This wall is hundreds of years old; how many times has it been altered – and drastically altered – to fulfil changing needs or to strengthen it after earthquakes or erosion? For sure the big arch replaced he smaller one, to create a cart shed maybe, but in its turn it was no longer needed, so was filled in with irregular stone, its crest replaced by a horizontal course to support a new floor.

Successive architects could not have foreseen how their wall would become less fit for purpose, but they confidently built what was needed in their own life time. And that too would be rebuilt, centuries later.

Even today repairs and alterations continue around the monastery to make pilgrims welcome: electricity, running water, more even floors and steps, but the core of the church is as it was. The notice on the wall says that this is a Unesco World Heritage Site, not, though, a museum.

Our Faith is more precious than any Unesco heritage site. We will not preserve it as a treasure hidden in a field (or around San Damiano, an olive grove) but by bringing into the open, and using, treasures old and new.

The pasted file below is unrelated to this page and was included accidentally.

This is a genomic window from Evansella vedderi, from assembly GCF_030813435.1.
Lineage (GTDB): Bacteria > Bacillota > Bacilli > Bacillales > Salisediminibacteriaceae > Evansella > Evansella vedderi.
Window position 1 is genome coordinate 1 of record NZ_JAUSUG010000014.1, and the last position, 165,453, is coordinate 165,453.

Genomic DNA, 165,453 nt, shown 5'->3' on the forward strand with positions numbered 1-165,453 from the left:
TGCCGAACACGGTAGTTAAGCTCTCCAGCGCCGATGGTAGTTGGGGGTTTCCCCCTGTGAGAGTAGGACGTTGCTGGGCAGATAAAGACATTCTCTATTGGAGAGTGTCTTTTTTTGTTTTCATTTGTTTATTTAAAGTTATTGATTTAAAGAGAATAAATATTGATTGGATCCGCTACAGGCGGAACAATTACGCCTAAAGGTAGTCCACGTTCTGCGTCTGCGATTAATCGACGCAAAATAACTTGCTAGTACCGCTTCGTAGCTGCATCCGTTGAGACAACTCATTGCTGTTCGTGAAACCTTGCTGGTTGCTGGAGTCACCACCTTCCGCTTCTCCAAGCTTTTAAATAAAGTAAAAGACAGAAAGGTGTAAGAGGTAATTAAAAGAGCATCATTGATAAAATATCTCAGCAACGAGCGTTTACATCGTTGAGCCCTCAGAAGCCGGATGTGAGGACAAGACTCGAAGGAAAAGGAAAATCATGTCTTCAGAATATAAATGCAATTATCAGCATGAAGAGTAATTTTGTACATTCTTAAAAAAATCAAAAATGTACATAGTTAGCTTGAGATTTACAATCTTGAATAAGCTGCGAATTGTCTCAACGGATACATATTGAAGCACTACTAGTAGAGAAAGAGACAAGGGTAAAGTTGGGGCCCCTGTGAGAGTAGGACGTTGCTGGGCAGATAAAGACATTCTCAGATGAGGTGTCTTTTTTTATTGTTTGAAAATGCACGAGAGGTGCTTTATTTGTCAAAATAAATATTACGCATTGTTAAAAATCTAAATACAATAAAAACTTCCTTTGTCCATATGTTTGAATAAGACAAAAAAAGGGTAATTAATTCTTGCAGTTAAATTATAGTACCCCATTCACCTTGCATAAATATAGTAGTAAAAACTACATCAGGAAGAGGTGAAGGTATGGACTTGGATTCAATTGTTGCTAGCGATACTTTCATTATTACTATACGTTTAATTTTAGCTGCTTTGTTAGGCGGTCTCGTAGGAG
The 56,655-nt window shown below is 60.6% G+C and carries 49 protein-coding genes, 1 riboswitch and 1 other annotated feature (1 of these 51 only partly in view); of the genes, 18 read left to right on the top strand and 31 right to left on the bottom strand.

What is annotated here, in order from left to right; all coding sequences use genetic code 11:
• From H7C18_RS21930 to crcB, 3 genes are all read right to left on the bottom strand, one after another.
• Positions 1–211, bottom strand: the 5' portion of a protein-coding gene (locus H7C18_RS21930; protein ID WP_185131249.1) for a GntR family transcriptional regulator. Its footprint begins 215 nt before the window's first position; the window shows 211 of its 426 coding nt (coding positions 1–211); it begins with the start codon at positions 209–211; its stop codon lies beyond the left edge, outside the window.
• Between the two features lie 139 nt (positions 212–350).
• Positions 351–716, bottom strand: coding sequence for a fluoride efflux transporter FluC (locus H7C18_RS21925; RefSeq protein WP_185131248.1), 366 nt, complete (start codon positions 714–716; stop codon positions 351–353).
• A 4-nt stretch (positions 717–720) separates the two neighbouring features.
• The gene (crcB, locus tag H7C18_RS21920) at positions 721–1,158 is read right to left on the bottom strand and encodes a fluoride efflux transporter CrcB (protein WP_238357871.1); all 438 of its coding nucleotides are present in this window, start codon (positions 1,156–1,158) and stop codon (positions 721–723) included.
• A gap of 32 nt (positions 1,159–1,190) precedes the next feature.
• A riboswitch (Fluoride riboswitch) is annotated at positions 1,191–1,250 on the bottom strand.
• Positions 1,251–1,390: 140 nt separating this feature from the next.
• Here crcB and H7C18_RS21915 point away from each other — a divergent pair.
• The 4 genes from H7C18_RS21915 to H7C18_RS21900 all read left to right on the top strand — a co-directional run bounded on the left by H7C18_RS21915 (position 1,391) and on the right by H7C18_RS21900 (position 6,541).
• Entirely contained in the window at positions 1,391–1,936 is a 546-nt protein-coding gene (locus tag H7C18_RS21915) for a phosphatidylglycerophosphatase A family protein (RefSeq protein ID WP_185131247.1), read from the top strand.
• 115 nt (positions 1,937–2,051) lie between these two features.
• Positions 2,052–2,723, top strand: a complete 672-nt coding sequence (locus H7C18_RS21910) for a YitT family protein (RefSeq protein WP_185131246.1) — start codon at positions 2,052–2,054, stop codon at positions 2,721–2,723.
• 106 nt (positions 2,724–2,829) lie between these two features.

Let us pray during Christian Unity Week, which begins tomorrow, for courage in our daily mission to rebuild Christ’s church together.

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4 December: In a Matchbox

matchbox car

After reading yesterday about a son who did not want to inherit his father’s wealth, here’s a true tale of  a grandson inheriting from his uncle and grandfather – whilst they are still around to enjoy his enjoyment of the gift. The play value over 60+ years far exceeds the monetary value the toys would have if preserved in their boxes but unplayed with.

This post features a comment I wrote on the blog “Unshakable Hope“. The link below will take you to the post I was commenting on. I recommend a visit, but felt this comment deserved a spot of its own. Do go and visit Bill!

Good morning Bill,
thanks for looking into Agnellus Mirror and deciding to follow us.
Your story of the old cars reminds me that Abel, my 4 year old grandson, loves playing with the actual 1950s to 1970s Matchbox cars that my brothers and I once played with. They were made to be played with – even unto the third generation! In once sense they have lost value, like the rusty old cars. But they are fulfilling their ‘vocation’ as old books do when they are re-read, including, of course, the Scriptures!

God Bless,
Will.